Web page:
Cumulus Cloud Suppression
Late Morning Gulf Coast Cumulus
Conditions at the Time of the Image
This intriguing visible image from GOES 8 (Channel 1) at 16:45 UTC on May 7, 1997 (Figure 1) shows several of the major rivers in the Gulf Coast states as dark gray lines on a semi-white background. The zoomed image in Figure 2 (below) shows a close-up of southern Alabama and Mississippi and northern Florida where the effect is more pronounced than elsewhere. At the time of the image, most surface observation stations in the area were reporting conditions within a relatively narrow range. Horizontal visibilities were from 7 to 10 miles, temperatures ranged from 23.9 C (75 F) at Destin, FL near the coast to 28 C (82 F) at Pensacola and Eglin Air Force Base, and winds were calm or from the southeast at 4 to 9 knots. Dew points were also reported in a narrow range, generally from 13 C (55 F) to 18 C (64 F). The primary difference between observations was in the reported cloudcover. The reason why these differences occurred and their impact on the satellite image is explained below.
History of the Event
Skies were mostly clear in the eastern Gulf Coast states during the early morning hours of May 7, 1997, and temperatures and dew points were identical, or nearly so. Usually this condition portends fog development, but in this case this did not happen, primarily because a light breeze at most locations caused just enough mixing to prevent it from occurring.
After the sun rose, intense solar radiation began warming the land and parcels of air began to rise and cool. Eventually these parcels and their accompanying moisture rose high enough and cooled enough to form cumulus clouds. These are the puffy, "cotton-ball" clouds which are common on many summer days over much of the U.S. Though other weather mechanisms can induce their formation, the most common is through the process just described. On satellite photos, cumulus clouds show up as areas that look somewhat stippled as exhibited in Figure 1. Though the smallest individual cumulus clouds are normally smaller than the resolution capacity of the satellite, as the number and size of these small clouds increases over a given area, the contrast between cloud and land increases. Because of the distribution of small cumulus, terrain features such as rivers or lakes can be identified.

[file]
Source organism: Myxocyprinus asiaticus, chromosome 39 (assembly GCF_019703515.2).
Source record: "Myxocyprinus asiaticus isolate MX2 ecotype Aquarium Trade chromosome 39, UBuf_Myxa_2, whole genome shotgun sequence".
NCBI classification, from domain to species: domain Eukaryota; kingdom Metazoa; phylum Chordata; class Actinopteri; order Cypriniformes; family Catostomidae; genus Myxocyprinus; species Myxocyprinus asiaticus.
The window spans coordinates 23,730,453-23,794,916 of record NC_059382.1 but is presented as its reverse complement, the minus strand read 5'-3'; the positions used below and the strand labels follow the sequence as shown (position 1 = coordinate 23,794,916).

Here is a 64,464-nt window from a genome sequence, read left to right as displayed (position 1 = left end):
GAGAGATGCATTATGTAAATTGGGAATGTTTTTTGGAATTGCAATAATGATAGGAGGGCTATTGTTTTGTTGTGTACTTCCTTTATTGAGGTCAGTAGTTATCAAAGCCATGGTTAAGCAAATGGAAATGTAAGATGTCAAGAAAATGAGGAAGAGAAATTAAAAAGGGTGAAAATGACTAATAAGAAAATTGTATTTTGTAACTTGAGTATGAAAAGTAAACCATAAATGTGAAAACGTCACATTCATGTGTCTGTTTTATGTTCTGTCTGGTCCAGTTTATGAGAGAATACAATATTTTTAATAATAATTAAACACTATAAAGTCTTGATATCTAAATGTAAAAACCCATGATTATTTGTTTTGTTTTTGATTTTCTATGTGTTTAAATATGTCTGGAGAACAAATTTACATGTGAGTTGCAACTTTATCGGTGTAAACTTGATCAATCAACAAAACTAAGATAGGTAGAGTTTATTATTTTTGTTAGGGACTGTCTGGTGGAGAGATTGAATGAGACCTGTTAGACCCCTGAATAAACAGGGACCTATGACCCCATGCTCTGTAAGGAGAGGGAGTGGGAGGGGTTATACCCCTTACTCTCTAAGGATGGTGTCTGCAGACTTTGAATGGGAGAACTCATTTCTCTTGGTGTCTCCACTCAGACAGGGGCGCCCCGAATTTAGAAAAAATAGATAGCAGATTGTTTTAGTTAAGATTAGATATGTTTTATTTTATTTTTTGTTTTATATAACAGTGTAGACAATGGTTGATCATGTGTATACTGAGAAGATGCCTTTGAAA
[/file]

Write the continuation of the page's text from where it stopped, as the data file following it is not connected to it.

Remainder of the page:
The biggest difference in the surface weather observations on May 7 is in cloudcover reports, and this offers the clue as to why the river valleys are dark in the image. Stations nearest the coast (Destin and Tallahassee, FL, Lake Charles, LA, and both Mobile WSO and Mobile Brookley (BFM), AL) reported clear. More inland stations and on the east side of Florida reported clouds with most bases reported from 3000 feet at Gulfport to 5500 at Jacksonville. (Some higher bases were reported at a few stations). From the satellite image, we know that these are cumulus clouds forming in the late morning hours over the land areas warmed by the early May sunshine.
Nearby river valleys remain somewhat cooler by the presence of river waters which are slower to respond to the sunshine than the nearby land areas. In this case, the difference in temperature was just enough to result in cumulus clouds over the land areas, whereas over nearby river valleys, cumulus development was suppressed and the valleys remained clear. From the satellite's perspective, the clear river valleys are darker than the partially cloud-covered land areas. A specific example of this process can be found by examining surface weather observations from Mobile WSO and nearby Mobile Brookley (BFM) field. At 11:00 AM CST (17:00 UTC), both stations reported clear skies. An hour later, Mobile WSO reported a few clouds with bases at 4800 feet, whereas Brookley Field, 185 feet lower in elevation and closer to the cooler Mobile Bay remained clear.
Several of the more prominent rivers outlined by the cumulus suppression process are numbered in green in Figure 2 above. To test your geography, see if you can name these rivers. The answers can be found by clicking on the numbered image.
Similar Images / Different Circumstances
Somewhat similar satellite images to these are sometimes seen in winter (though usually further to the north) following a significant snowfall when the snow outlines non-frozen river and lake surfaces. In the autumn, a reverse sequence is often seen in early morning satellite images when fog forms in river valleys. This results in rivers outlined in white, whereas nearby hillsides and higher areas clear of the fog show up as darker areas.